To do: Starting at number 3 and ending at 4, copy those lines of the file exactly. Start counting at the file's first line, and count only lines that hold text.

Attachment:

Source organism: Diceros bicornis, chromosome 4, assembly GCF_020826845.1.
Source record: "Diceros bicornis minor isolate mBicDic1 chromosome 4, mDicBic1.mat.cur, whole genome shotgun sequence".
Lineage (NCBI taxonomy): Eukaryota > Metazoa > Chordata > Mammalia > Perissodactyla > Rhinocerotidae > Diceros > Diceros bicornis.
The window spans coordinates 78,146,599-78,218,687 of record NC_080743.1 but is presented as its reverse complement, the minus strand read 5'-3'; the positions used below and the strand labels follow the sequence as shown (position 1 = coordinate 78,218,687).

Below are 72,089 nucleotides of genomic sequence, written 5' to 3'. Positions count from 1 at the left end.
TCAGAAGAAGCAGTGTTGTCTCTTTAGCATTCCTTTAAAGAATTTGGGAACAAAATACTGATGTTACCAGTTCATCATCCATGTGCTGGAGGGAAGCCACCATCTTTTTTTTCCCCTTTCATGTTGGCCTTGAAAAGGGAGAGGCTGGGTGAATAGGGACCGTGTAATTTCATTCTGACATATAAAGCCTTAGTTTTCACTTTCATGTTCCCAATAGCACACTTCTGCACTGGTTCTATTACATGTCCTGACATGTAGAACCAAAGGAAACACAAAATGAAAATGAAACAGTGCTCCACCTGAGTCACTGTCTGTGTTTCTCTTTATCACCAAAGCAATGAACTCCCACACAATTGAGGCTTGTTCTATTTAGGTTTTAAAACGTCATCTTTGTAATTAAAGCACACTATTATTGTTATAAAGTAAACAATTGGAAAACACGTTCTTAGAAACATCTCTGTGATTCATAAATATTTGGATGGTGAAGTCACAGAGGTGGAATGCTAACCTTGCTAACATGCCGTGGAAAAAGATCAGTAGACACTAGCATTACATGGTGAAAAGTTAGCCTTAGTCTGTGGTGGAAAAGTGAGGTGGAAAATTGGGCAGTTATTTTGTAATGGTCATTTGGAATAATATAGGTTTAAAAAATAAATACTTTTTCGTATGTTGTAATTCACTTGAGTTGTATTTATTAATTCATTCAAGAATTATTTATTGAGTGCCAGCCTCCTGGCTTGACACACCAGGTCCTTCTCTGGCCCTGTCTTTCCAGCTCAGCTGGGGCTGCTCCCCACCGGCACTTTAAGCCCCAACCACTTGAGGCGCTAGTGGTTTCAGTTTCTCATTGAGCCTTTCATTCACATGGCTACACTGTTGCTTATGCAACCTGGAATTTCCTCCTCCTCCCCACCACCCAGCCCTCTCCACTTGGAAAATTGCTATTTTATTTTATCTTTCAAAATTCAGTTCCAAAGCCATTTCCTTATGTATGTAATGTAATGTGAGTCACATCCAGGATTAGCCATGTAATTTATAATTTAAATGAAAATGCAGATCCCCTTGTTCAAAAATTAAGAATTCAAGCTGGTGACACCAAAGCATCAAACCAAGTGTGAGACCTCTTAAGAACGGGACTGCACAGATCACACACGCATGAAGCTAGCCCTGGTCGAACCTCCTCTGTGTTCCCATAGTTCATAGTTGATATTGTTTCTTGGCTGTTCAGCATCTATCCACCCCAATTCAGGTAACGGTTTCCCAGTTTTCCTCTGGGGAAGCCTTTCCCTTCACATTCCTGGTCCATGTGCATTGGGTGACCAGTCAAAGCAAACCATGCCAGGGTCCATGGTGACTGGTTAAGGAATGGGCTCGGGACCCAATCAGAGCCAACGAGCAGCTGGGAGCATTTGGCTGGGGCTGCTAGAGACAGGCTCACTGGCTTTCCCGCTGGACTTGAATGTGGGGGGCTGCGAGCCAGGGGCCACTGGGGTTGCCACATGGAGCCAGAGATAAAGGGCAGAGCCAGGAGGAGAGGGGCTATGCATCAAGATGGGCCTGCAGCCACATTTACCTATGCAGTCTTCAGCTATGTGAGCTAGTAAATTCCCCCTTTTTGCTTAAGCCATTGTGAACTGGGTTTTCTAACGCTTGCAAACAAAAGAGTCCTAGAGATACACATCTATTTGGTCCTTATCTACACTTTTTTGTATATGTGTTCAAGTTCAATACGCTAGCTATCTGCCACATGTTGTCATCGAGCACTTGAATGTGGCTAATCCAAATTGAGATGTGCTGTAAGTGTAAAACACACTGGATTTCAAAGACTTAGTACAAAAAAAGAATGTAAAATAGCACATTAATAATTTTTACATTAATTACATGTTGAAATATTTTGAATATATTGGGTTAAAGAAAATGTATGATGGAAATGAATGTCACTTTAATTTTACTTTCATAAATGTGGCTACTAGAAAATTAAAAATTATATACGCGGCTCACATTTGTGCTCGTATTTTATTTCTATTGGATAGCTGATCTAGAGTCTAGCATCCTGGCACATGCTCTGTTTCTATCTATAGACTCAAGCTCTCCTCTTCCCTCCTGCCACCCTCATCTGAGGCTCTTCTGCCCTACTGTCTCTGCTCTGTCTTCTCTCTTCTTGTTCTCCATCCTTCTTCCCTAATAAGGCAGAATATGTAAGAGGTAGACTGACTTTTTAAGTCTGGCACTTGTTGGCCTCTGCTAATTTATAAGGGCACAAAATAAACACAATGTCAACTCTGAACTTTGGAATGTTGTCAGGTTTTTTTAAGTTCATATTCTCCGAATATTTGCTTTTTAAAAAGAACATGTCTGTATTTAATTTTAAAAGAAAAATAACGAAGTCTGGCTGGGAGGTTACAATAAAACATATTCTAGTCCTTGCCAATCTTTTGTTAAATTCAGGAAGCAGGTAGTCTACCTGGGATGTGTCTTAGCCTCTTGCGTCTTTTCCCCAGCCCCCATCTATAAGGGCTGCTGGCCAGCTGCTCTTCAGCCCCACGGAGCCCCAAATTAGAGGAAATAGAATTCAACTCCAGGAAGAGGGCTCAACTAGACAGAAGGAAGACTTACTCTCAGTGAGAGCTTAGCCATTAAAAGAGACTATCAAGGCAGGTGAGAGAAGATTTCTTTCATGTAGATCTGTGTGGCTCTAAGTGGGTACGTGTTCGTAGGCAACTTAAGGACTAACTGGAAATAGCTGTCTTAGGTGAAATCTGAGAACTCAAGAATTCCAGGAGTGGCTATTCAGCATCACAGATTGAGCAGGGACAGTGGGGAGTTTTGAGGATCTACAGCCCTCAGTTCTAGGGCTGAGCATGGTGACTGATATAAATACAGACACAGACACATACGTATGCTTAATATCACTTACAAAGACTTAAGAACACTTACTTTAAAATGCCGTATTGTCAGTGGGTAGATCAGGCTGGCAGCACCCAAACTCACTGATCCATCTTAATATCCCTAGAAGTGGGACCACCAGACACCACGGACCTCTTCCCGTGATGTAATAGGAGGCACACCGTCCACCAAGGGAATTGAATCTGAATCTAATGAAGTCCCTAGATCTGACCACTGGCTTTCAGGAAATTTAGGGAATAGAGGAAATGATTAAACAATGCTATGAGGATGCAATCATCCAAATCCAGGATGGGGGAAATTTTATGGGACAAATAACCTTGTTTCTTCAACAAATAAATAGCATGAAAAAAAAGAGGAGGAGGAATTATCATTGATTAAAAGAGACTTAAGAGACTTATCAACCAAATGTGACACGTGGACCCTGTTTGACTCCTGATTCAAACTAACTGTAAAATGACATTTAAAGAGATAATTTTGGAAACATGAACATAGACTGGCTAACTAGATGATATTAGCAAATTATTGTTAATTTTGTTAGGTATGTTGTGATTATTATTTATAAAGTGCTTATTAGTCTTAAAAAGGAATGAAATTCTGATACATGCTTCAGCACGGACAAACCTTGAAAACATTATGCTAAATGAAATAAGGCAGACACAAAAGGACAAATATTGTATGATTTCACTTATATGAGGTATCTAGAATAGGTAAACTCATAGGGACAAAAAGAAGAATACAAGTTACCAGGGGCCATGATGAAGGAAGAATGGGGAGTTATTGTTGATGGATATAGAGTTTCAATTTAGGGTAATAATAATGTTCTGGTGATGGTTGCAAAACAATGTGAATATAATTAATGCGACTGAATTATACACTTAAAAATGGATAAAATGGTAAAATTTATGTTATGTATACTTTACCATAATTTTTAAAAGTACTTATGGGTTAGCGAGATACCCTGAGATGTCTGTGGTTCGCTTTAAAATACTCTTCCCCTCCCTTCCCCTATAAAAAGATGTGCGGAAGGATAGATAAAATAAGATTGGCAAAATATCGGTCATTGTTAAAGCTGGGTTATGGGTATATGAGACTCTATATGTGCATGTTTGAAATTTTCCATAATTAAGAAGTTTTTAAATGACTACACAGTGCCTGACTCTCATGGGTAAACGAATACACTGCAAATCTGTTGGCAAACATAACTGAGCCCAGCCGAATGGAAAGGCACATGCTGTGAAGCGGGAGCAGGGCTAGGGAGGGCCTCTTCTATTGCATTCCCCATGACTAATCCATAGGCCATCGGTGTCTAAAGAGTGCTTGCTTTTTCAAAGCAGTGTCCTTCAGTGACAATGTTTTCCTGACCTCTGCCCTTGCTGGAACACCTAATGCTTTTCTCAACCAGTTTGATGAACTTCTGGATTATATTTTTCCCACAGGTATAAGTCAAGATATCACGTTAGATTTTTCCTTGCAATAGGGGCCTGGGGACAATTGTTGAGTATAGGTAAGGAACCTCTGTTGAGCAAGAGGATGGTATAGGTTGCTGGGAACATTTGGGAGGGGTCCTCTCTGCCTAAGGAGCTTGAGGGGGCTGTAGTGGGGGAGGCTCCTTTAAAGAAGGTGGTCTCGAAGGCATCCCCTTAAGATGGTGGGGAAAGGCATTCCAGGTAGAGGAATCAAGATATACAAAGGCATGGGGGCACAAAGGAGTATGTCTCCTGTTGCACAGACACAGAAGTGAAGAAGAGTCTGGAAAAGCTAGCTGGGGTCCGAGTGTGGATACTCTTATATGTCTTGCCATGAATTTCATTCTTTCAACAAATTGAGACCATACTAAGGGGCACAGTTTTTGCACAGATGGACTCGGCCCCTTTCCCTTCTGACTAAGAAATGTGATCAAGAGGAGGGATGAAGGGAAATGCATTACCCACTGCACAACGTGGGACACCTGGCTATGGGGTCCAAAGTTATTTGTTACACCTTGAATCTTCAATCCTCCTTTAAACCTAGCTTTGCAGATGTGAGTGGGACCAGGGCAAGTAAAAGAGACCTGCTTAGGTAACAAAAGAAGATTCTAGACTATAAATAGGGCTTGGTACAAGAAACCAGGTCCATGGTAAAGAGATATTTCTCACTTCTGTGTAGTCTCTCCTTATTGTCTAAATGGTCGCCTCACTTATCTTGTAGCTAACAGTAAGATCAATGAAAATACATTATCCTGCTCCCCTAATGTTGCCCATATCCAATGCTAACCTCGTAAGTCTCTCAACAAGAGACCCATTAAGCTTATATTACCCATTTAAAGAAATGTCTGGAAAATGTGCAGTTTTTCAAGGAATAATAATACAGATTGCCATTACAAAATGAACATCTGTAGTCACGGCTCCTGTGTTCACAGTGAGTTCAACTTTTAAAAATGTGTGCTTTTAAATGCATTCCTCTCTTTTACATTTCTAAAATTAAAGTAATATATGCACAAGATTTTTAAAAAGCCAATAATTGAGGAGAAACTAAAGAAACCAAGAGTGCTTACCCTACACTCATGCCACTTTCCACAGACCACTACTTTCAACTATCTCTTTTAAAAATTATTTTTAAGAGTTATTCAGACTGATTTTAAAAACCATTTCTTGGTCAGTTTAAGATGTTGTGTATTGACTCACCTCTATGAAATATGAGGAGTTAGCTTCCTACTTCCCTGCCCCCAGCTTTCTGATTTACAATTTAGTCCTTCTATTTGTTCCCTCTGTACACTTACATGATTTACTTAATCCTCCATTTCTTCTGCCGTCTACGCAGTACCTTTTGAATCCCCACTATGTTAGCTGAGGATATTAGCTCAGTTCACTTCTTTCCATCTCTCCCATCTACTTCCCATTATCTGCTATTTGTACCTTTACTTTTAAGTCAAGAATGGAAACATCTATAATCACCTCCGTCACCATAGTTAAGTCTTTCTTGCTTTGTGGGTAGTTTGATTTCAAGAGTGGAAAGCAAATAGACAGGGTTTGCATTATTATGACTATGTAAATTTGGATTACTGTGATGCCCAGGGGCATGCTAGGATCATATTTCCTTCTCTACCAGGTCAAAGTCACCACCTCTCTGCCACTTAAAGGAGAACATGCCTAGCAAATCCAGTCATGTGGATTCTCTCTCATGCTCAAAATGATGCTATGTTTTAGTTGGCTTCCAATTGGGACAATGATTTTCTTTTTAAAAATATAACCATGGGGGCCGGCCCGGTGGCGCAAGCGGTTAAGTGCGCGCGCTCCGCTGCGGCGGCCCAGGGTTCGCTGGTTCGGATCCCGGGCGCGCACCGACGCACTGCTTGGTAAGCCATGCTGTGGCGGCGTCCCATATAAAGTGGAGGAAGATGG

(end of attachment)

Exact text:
Lineage (NCBI taxonomy): Eukaryota > Metazoa > Chordata > Mammalia > Perissodactyla > Rhinocerotidae > Diceros > Diceros bicornis.
The window spans coordinates 78,146,599-78,218,687 of record NC_080743.1 but is presented as its reverse complement, the minus strand read 5'-3'; the positions used below and the strand labels follow the sequence as shown (position 1 = coordinate 78,218,687).